Facebook wants its own mobile operating system so hardware like its Oculus VR headsets isn't tied down by the limitations of Android.
As reported by The Information (opens in new tab), Facebook wants its own platform to avoid other companies throwing its plans off course, whether it's built in-house or in partnership with another developer.
"We really want to make sure the next generation has space for us,” said Andrew Bosworth, Facebook’s vice president of hardware, Andrew ‘Boz’ Bosworth. “We don’t think we can trust the marketplace or competitors to ensure that’s the case. And so we’re gonna do it ourselves.”
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The company told TechCrunch (opens in new tab) that it's particularly interested in developing augmented reality glasses, and is exploring all options to make it a possibility on its own terms.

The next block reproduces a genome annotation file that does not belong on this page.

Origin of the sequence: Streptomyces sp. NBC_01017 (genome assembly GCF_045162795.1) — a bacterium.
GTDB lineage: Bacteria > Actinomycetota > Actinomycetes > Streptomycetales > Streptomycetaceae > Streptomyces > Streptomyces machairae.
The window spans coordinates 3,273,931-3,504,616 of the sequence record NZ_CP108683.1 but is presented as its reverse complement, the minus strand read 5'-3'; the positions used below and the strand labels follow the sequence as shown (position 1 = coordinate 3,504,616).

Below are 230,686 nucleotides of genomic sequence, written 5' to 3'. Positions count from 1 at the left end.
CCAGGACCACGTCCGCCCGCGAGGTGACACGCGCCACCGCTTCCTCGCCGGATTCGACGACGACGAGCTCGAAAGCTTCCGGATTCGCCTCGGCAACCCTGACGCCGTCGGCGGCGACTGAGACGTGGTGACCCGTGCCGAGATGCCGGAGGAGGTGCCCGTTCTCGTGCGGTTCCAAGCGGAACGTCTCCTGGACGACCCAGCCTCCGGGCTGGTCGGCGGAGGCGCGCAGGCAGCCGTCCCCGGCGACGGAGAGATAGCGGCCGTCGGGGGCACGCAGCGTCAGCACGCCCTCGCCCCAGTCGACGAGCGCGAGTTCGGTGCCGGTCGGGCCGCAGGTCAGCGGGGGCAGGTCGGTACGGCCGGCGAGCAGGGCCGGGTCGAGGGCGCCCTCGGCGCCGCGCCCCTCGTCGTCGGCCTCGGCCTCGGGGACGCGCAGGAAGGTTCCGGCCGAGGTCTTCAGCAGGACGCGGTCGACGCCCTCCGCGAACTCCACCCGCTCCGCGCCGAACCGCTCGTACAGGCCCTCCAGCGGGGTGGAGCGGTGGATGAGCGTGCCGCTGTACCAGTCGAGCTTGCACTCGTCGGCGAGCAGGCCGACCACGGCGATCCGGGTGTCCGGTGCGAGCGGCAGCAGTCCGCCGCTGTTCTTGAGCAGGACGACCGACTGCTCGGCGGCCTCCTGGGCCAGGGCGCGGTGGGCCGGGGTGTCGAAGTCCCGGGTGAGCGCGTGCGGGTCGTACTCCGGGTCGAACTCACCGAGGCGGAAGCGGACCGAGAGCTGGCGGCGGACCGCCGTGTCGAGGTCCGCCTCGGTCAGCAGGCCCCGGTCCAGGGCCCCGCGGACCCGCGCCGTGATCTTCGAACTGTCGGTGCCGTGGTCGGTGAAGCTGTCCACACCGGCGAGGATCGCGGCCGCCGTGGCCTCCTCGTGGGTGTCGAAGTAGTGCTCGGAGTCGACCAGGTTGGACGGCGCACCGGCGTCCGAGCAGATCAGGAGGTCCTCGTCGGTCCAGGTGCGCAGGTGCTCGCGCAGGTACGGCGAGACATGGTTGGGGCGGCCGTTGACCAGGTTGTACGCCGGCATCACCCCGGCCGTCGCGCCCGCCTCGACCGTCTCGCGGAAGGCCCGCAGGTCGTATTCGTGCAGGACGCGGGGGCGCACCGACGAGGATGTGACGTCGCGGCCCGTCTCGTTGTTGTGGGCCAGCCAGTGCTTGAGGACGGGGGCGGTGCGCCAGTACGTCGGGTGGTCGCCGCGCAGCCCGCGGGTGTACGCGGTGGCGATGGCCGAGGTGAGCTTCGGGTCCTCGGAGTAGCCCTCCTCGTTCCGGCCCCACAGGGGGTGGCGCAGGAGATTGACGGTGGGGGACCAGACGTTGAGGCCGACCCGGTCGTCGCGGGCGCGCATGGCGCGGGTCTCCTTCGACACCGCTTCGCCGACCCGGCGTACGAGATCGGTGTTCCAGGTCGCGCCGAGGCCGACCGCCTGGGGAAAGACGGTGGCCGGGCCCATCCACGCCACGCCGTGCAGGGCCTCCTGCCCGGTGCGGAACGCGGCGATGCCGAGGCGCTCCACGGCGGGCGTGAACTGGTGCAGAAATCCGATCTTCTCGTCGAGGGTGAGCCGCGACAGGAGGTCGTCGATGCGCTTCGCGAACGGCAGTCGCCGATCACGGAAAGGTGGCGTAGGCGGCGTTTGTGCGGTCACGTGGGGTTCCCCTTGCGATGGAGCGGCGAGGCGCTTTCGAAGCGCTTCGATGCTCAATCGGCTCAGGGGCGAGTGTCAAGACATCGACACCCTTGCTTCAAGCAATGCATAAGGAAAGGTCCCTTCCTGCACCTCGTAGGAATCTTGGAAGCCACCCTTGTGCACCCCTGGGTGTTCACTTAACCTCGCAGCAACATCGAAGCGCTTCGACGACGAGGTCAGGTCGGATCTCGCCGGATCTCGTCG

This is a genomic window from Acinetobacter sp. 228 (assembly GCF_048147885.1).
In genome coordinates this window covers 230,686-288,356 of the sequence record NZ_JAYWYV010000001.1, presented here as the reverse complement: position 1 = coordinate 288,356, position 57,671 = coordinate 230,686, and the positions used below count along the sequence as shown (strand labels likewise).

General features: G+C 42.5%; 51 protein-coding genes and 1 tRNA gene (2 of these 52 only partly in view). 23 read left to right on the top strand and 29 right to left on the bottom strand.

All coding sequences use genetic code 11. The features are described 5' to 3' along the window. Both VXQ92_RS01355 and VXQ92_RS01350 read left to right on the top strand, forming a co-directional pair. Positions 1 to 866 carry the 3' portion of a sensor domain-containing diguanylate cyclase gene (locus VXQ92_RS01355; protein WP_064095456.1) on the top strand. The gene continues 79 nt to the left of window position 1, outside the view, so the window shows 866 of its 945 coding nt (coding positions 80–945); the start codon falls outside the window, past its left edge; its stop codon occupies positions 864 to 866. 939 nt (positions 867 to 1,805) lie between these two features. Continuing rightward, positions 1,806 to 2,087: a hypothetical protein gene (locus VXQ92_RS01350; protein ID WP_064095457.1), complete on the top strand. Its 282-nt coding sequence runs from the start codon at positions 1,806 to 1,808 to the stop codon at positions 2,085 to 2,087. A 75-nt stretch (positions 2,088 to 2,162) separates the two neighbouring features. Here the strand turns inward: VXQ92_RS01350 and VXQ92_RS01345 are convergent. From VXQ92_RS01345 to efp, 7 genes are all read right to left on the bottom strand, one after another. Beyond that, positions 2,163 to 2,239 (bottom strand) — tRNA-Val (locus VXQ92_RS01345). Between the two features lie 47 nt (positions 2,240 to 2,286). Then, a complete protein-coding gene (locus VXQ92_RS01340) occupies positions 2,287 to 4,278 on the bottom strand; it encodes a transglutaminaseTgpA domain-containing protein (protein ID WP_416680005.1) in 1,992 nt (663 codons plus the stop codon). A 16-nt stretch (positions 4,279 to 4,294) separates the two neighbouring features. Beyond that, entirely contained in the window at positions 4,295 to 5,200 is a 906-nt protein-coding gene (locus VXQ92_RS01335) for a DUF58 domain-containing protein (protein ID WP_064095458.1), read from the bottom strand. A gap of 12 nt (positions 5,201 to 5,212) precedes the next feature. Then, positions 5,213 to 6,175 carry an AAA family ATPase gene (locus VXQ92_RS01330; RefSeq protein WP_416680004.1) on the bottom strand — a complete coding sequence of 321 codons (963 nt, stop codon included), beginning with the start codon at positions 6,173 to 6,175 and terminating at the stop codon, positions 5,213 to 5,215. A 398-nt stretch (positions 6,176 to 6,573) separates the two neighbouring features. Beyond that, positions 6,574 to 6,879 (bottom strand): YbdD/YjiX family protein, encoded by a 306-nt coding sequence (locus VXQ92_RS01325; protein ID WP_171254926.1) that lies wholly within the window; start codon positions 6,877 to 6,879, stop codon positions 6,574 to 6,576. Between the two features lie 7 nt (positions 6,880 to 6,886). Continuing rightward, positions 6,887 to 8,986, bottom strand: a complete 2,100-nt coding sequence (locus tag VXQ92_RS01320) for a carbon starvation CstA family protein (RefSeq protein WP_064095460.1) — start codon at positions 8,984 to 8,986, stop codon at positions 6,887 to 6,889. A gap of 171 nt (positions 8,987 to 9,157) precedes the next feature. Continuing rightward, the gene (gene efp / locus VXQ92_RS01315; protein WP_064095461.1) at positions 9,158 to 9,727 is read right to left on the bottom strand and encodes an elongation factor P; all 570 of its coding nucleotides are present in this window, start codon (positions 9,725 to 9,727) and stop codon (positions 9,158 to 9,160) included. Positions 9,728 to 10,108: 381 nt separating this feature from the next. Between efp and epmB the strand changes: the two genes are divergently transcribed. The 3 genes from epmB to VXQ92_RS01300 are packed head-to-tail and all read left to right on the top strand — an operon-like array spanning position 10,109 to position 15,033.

If at first you don't succeed...
This isn't the first time Facebook has considered creating its own operating system. Back in 2013, one of the company's senior developers revealed that it had considered developing an OS for Facebook Home – a project that replaced your phone's usual home screen with something based around social features.
Facebook considered building an OS from scratch or creating an Android fork before settling on an interface layer that sat on top of Android and simply changed its regular interface. The app received negative reviews, and was abandoned within months of its release.
"The OS path was the least fleshed-out of the paths," director of mobile engineering Cory Ondrejka said.
"Mark [Zuckerberg] talked on launch day that he wanted to build something for everyone. It's hard to get to the type of scale that's necessary for us [when building an OS]. We wanted Home in front of hundreds of millions of people – even a successful OS would only give that experience to a few of them."
However, now that Facebook has extended its reach beyond phones to other hardware, it makes sense for it to revisit the idea.
Facebook has no plans to end development of its iOS and Android apps, but it'll be interesting to see where this new project leads and whether its new direction proves more successful than Facebook Home.